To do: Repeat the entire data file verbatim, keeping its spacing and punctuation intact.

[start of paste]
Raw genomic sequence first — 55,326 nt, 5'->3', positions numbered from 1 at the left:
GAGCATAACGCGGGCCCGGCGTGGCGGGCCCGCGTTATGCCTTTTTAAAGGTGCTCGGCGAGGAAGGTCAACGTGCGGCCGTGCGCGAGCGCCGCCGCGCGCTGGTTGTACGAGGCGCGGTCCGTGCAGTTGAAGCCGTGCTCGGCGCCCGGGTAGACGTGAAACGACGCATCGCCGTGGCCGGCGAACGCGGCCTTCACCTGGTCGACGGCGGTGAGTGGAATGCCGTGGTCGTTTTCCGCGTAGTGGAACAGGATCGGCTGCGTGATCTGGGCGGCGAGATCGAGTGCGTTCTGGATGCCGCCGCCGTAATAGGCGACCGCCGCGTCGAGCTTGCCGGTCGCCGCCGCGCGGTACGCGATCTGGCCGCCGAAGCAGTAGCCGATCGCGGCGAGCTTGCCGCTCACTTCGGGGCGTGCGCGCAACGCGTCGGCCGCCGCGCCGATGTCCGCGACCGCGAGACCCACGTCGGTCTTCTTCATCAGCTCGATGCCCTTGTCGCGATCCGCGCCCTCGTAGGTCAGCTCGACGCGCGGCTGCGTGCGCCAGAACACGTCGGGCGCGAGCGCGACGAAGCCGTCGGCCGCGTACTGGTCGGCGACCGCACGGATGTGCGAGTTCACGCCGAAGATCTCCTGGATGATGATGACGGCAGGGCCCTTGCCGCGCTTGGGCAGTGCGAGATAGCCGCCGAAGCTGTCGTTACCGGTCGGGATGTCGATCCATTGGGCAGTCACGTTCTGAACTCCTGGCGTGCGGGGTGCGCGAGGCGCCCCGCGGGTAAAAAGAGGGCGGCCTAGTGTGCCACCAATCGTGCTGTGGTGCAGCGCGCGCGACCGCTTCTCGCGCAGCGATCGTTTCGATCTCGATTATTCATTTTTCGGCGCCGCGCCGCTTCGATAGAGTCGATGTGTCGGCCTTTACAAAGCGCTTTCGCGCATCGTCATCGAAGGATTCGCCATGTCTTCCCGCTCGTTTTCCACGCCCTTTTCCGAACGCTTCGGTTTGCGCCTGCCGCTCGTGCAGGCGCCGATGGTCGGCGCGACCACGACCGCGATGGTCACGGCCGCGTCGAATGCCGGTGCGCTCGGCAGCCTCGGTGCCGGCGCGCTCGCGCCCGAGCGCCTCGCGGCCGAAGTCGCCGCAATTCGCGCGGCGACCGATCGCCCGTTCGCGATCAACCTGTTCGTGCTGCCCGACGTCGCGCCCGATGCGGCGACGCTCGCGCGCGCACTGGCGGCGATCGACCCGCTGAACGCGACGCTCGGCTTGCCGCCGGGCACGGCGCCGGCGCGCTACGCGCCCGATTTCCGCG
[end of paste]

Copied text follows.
Raw genomic sequence first — 55,326 nt, 5'->3', positions numbered from 1 at the left:
GAGCATAACGCGGGCCCGGCGTGGCGGGCCCGCGTTATGCCTTTTTAAAGGTGCTCGGCGAGGAAGGTCAACGTGCGGCCGTGCGCGAGCGCCGCCGCGCGCTGGTTGTACGAGGCGCGGTCCGTGCAGTTGAAGCCGTGCTCGGCGCCCGGGTAGACGTGAAACGACGCATCGCCGTGGCCGGCGAACGCGGCCTTCACCTGGTCGACGGCGGTGAGTGGAATGCCGTGGTCGTTTTCCGCGTAGTGGAACAGGATCGGCTGCGTGATCTGGGCGGCGAGATCGAGTGCGTTCTGGATGCCGCCGCCGTAATAGGCGACCGCCGCGTCGAGCTTGCCGGTCGCCGCCGCGCGGTACGCGATCTGGCCGCCGAAGCAGTAGCCGATCGCGGCGAGCTTGCCGCTCACTTCGGGGCGTGCGCGCAACGCGTCGGCCGCCGCGCCGATGTCCGCGACCGCGAGACCCACGTCGGTCTTCTTCATCAGCTCGATGCCCTTGTCGCGATCCGCGCCCTCGTAGGTCAGCTCGACGCGCGGCTGCGTGCGCCAGAACACGTCGGGCGCGAGCGCGACGAAGCCGTCGGCCGCGTACTGGTCGGCGACCGCACGGATGTGCGAGTTCACGCCGAAGATCTCCTGGATGATGATGACGGCAGGGCCCTTGCCGCGCTTGGGCAGTGCGAGATAGCCGCCGAAGCTGTCGTTACCGGTCGGGATGTCGATCCATTGGGCAGTCACGTTCTGAACTCCTGGCGTGCGGGGTGCGCGAGGCGCCCCGCGGGTAAAAAGAGGGCGGCCTAGTGTGCCACCAATCGTGCTGTGGTGCAGCGCGCGCGACCGCTTCTCGCGCAGCGATCGTTTCGATCTCGATTATTCATTTTTCGGCGCCGCGCCGCTTCGATAGAGTCGATGTGTCGGCCTTTACAAAGCGCTTTCGCGCATCGTCATCGAAGGATTCGCCATGTCTTCCCGCTCGTTTTCCACGCCCTTTTCCGAACGCTTCGGTTTGCGCCTGCCGCTCGTGCAGGCGCCGATGGTCGGCGCGACCACGACCGCGATGGTCACGGCCGCGTCGAATGCCGGTGCGCTCGGCAGCCTCGGTGCCGGCGCGCTCGCGCCCGAGCGCCTCGCGGCCGAAGTCGCCGCAATTCGCGCGGCGACCGATCGCCCGTTCGCGATCAACCTGTTCGTGCTGCCCGACGTCGCGCCCGATGCGGCGACGCTCGCGCGCGCACTGGCGGCGATCGACCCGCTGAACGCGACGCTCGGCTTGCCGCCGGGCACGGCGCCGGCGCGCTACGCGCCCGATTTCCGCG